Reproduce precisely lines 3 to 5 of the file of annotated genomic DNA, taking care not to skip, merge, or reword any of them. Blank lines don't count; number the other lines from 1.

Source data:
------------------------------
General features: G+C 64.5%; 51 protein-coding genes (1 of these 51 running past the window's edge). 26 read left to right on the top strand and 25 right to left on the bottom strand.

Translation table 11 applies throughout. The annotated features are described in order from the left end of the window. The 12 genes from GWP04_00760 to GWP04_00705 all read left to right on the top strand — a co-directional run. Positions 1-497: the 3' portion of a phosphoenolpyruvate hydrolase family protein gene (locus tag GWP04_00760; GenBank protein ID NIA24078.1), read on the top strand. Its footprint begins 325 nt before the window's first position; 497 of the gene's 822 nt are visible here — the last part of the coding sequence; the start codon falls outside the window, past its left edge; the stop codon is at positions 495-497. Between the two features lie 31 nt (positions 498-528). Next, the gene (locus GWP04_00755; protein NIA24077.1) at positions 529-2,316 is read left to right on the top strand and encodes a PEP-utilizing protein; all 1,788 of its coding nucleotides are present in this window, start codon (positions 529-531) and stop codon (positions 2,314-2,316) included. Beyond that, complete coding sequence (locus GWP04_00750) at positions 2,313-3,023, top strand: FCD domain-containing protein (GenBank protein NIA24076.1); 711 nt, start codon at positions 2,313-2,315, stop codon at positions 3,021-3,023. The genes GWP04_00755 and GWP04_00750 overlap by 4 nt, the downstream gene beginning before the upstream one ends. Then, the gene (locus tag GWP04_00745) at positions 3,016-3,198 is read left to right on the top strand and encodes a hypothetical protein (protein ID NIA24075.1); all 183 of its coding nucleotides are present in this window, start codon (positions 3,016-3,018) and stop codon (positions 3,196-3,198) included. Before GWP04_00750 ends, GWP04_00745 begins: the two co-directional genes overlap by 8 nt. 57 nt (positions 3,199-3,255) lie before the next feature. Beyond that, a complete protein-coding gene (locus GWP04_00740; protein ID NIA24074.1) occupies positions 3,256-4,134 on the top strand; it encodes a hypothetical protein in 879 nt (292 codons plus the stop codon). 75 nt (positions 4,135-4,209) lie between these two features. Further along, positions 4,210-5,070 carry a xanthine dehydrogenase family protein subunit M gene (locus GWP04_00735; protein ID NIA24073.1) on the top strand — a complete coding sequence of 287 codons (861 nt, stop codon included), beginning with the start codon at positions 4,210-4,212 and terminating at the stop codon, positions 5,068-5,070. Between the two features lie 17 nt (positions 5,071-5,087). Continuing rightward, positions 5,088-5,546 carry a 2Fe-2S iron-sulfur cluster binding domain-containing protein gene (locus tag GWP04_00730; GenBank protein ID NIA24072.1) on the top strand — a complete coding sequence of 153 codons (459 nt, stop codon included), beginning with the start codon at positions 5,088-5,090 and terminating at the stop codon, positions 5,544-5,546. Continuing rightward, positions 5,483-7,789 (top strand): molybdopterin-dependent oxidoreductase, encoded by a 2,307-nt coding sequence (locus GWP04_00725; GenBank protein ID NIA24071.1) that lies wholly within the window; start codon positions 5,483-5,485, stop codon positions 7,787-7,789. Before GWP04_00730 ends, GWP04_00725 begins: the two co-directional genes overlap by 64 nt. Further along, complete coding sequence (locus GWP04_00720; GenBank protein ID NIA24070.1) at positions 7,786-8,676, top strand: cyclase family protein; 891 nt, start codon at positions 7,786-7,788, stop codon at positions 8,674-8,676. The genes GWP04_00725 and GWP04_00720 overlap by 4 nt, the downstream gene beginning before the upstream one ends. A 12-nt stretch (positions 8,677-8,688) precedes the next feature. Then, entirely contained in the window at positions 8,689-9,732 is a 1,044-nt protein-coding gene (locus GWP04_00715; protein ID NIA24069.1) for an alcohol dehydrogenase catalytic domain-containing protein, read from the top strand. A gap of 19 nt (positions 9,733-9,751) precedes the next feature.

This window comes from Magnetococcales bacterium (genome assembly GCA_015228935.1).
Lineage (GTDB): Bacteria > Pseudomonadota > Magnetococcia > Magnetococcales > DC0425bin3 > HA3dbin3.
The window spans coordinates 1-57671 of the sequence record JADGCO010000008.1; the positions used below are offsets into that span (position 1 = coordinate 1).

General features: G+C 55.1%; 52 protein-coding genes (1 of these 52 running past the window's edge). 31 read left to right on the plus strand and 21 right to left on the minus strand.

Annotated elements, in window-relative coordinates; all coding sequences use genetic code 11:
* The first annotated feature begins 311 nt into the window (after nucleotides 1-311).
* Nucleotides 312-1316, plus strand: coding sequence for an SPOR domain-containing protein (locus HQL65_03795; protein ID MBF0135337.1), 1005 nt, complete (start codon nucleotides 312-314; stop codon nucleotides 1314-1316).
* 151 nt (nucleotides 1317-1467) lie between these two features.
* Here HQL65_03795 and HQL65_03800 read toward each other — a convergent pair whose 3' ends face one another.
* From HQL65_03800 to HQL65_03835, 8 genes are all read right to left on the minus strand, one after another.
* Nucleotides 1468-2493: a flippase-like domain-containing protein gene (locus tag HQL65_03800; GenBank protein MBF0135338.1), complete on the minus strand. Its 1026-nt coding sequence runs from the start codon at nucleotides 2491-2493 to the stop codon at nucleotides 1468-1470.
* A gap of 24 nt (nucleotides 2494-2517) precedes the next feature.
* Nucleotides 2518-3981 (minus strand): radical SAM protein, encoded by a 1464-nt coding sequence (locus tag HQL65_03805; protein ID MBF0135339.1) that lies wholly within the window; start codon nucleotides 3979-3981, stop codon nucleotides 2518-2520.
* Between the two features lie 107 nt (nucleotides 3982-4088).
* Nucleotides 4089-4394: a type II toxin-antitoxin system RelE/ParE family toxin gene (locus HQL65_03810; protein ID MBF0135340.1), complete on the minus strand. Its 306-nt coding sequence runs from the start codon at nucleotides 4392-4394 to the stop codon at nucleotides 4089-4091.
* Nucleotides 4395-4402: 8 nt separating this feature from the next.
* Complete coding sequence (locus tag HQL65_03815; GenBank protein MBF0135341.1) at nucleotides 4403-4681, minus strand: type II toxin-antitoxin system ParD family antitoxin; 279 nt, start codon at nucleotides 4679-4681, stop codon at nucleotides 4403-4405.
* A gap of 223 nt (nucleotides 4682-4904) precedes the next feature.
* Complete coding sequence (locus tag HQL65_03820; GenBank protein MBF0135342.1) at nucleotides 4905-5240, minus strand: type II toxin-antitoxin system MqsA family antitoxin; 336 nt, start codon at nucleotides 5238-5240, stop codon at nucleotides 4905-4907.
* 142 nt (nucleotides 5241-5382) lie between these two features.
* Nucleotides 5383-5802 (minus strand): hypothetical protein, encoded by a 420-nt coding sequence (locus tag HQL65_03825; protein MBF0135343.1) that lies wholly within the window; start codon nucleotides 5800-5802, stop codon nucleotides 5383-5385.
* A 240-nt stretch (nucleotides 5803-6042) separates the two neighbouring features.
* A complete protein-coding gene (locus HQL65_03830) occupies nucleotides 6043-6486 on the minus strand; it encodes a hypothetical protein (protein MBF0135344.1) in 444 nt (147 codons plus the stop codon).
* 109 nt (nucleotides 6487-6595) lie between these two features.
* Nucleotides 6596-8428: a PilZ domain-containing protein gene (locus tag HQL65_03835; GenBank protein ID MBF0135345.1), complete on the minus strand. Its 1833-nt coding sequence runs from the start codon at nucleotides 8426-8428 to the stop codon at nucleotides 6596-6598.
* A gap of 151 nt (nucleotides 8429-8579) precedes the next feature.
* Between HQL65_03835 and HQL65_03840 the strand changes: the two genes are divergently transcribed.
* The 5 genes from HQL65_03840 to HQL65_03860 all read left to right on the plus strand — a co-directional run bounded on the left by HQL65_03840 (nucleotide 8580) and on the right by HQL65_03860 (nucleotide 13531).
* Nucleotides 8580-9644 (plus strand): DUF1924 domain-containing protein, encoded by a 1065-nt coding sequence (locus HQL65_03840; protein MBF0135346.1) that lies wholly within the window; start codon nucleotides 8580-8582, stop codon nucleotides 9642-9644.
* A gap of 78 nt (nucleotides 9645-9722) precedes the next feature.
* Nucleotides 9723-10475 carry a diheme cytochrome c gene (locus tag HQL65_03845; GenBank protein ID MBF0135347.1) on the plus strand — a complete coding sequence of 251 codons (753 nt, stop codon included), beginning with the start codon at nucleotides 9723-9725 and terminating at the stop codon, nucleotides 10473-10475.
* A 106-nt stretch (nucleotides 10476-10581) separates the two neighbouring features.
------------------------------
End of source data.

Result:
This window comes from Magnetococcales bacterium (genome assembly GCA_015228935.1).
Lineage (GTDB): Bacteria > Pseudomonadota > Magnetococcia > Magnetococcales > DC0425bin3 > HA3dbin3.
The window spans coordinates 1-57671 of the sequence record JADGCO010000008.1; the positions used below are offsets into that span (position 1 = coordinate 1).